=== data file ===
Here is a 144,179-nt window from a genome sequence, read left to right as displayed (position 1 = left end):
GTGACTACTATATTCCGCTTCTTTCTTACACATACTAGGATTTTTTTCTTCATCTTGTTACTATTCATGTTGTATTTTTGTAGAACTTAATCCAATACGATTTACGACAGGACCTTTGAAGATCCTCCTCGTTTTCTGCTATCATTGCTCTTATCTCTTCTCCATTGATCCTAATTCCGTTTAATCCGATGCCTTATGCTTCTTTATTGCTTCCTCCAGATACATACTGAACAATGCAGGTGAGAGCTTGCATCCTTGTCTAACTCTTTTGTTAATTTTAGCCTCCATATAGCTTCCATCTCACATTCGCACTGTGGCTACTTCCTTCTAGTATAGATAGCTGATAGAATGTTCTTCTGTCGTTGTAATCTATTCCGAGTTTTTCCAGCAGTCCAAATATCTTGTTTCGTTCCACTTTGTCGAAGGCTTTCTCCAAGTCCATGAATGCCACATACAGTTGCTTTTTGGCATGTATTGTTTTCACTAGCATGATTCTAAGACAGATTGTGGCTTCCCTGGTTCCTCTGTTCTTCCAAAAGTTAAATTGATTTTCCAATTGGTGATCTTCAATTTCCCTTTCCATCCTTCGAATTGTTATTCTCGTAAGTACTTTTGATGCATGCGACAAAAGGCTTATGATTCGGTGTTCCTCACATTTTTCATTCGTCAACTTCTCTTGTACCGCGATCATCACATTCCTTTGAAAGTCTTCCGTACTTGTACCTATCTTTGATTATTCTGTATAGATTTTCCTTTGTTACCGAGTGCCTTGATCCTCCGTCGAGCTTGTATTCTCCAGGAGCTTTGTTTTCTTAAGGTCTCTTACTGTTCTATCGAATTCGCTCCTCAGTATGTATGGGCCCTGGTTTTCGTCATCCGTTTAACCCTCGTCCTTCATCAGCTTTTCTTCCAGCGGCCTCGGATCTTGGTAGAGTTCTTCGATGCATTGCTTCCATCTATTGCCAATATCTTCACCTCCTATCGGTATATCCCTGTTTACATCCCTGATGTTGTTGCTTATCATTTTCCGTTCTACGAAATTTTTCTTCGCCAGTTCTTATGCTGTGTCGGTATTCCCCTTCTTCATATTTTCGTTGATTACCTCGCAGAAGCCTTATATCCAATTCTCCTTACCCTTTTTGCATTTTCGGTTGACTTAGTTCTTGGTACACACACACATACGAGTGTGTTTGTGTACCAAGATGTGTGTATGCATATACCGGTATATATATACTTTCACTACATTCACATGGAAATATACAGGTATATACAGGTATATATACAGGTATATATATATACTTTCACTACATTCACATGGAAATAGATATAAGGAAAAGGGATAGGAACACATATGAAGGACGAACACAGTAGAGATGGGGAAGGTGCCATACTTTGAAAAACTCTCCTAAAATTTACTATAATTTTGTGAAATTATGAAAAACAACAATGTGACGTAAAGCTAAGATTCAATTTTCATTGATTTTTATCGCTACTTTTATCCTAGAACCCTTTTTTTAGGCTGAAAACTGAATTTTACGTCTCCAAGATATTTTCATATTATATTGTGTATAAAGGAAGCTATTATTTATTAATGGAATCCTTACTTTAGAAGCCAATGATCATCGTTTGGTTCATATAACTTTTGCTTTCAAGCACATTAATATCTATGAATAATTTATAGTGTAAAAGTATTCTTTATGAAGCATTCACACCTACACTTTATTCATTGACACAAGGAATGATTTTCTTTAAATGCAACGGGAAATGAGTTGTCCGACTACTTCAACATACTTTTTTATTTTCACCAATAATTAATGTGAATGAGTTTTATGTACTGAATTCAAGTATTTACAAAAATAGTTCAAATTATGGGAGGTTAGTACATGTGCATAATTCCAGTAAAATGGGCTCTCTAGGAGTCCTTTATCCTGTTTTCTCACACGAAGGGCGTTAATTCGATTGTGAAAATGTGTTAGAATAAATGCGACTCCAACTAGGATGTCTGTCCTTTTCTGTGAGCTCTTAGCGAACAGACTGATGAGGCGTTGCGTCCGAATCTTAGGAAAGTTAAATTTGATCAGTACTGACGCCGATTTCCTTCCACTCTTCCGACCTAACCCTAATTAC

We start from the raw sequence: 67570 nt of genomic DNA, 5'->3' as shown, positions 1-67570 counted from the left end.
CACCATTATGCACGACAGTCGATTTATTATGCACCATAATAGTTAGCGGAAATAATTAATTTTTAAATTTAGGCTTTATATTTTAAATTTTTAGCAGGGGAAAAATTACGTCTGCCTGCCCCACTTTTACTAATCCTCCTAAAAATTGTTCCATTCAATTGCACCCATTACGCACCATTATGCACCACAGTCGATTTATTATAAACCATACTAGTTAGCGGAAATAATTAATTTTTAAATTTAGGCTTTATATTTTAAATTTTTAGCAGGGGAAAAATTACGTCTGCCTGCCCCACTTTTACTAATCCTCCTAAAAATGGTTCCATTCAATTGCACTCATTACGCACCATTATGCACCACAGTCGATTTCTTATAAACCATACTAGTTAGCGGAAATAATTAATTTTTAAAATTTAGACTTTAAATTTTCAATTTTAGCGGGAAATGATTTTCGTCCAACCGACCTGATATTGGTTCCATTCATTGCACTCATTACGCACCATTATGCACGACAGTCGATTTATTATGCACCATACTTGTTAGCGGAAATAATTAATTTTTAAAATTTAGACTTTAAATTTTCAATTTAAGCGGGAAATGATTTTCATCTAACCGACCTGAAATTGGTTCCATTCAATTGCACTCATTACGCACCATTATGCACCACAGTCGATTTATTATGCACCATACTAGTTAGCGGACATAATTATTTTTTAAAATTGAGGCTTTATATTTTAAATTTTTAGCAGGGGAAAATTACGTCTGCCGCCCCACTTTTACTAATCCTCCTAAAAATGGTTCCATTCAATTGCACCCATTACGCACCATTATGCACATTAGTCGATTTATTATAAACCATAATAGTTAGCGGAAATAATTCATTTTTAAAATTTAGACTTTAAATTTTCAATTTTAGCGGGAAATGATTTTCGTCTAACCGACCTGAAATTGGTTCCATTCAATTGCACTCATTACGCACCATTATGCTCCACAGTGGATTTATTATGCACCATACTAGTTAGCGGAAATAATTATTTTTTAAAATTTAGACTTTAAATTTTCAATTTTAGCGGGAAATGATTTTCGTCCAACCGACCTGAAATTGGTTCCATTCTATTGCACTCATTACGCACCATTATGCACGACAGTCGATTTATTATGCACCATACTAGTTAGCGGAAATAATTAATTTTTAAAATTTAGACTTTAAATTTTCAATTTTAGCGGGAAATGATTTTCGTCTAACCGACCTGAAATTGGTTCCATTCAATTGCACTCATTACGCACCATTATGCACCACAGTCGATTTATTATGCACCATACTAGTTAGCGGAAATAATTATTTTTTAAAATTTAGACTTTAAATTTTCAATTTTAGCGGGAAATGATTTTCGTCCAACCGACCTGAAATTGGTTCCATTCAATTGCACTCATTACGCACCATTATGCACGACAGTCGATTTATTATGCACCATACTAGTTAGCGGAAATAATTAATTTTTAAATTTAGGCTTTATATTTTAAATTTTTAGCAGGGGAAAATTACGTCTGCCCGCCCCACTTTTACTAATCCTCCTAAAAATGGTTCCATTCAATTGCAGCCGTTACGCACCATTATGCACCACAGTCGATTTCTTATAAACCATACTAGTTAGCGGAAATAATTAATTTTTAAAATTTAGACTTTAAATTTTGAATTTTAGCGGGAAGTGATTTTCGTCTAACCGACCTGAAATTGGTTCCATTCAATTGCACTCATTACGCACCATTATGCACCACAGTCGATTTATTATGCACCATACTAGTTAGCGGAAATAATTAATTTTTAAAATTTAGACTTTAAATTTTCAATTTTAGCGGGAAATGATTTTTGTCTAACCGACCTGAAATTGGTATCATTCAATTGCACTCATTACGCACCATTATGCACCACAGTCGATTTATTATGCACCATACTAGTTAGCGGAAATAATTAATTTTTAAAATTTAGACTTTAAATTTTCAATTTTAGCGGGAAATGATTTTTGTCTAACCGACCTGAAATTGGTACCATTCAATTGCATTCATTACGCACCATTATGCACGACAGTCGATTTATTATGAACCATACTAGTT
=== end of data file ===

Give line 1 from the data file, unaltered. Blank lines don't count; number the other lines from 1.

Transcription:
Here is a 144,179-nt window from a genome sequence, read left to right as displayed (position 1 = left end):